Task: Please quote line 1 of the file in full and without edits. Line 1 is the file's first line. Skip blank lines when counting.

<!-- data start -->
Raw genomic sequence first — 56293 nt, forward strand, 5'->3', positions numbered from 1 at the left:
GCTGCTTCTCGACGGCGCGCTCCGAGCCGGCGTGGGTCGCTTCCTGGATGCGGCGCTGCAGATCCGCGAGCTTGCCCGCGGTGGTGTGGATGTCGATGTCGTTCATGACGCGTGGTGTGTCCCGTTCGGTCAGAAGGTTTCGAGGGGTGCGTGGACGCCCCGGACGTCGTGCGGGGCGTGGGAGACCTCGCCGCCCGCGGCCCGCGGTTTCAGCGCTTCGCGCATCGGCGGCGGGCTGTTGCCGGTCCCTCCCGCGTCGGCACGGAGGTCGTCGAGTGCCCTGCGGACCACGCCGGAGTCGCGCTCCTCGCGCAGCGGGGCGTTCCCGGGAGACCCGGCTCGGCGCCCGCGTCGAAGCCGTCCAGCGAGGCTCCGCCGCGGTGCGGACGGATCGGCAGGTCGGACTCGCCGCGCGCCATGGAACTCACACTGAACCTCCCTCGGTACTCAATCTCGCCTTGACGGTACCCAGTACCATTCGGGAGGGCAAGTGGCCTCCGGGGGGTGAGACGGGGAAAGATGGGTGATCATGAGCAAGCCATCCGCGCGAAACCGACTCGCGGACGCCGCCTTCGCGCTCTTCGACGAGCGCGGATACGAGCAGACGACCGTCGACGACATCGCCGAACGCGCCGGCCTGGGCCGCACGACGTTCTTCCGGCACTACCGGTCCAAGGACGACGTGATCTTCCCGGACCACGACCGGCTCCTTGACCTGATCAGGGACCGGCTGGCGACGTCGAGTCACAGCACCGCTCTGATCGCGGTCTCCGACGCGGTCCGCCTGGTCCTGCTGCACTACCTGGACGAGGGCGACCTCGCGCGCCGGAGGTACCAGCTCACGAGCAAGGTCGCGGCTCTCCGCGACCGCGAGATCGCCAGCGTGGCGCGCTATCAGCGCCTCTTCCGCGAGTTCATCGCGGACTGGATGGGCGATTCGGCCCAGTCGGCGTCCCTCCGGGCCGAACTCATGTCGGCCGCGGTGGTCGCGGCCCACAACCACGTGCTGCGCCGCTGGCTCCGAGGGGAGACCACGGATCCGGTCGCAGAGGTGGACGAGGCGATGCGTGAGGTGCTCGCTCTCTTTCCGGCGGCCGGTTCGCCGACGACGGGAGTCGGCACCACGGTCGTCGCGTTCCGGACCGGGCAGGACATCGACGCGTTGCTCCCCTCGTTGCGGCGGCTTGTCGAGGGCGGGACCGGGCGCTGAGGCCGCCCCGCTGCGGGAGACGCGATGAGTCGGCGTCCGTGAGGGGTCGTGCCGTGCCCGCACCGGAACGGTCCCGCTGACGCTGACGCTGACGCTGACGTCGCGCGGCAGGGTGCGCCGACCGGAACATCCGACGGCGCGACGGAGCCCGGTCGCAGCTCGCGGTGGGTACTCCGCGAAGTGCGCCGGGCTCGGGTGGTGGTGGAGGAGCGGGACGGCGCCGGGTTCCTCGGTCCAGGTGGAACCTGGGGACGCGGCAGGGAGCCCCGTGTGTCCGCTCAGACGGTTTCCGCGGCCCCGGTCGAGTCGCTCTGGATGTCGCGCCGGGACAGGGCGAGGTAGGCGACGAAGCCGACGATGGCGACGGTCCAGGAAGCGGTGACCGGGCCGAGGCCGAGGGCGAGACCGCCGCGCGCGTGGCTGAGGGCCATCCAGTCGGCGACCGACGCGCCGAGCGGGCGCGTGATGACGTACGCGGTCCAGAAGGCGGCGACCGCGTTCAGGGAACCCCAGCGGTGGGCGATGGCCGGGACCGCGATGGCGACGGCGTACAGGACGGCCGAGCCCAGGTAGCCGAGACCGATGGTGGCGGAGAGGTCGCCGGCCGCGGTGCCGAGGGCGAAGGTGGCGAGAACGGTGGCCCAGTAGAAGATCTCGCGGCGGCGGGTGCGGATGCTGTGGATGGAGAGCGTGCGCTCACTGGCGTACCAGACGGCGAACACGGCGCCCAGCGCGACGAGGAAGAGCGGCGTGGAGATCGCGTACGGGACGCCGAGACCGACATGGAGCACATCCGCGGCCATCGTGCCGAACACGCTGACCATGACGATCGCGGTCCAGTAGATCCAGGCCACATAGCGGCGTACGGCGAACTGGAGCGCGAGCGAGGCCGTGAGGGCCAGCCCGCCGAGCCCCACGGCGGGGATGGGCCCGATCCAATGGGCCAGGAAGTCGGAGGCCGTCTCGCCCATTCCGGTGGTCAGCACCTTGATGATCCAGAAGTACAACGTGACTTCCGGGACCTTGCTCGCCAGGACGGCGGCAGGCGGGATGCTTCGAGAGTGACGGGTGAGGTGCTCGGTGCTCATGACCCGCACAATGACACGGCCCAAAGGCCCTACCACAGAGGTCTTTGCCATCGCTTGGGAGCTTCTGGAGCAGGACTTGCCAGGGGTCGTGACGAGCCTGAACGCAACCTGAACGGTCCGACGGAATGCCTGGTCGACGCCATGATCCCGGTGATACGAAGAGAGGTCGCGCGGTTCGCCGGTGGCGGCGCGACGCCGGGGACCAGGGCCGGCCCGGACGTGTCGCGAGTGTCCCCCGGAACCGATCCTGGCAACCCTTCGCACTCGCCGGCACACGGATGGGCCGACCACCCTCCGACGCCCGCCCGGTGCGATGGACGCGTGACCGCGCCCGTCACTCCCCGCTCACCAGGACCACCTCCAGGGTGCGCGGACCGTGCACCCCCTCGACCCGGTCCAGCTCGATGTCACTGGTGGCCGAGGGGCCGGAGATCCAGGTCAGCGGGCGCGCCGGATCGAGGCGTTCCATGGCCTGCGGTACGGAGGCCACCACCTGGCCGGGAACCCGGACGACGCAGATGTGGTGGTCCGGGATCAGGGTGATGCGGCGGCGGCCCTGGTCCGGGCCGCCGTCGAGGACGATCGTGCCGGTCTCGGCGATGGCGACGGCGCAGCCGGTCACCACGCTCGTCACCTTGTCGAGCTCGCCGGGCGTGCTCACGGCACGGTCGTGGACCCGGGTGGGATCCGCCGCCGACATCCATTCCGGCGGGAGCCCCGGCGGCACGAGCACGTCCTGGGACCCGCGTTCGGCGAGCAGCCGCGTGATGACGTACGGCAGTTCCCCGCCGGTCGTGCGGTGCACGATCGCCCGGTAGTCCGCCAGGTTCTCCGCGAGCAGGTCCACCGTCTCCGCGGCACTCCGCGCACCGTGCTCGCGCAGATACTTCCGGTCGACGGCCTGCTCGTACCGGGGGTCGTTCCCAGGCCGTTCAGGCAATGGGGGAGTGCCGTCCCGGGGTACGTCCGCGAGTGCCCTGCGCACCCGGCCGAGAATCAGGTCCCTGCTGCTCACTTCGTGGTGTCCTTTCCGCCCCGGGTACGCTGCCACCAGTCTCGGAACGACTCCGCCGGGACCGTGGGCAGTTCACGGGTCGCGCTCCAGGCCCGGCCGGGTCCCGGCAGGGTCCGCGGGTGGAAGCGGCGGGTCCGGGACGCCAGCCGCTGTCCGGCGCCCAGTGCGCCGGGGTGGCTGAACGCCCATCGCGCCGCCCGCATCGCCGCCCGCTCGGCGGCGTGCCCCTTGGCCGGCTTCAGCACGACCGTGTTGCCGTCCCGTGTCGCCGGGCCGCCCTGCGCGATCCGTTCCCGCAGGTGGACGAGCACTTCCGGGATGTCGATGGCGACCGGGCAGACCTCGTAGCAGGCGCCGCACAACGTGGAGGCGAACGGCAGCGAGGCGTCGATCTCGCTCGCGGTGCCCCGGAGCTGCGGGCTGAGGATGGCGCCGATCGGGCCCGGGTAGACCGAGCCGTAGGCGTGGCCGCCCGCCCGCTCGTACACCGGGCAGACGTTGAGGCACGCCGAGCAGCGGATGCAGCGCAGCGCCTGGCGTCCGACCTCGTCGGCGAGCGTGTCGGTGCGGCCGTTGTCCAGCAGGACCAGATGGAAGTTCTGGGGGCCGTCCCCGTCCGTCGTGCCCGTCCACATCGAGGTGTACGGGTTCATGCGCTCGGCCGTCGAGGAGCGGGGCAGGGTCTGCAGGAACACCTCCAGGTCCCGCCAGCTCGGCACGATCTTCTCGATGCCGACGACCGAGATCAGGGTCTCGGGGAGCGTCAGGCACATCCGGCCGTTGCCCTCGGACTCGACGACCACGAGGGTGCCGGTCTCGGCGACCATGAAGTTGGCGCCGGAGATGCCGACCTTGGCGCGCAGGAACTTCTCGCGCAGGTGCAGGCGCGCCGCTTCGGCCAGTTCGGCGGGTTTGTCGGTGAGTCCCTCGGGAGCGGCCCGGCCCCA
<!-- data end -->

Raw genomic sequence first — 56293 nt, forward strand, 5'->3', positions numbered from 1 at the left: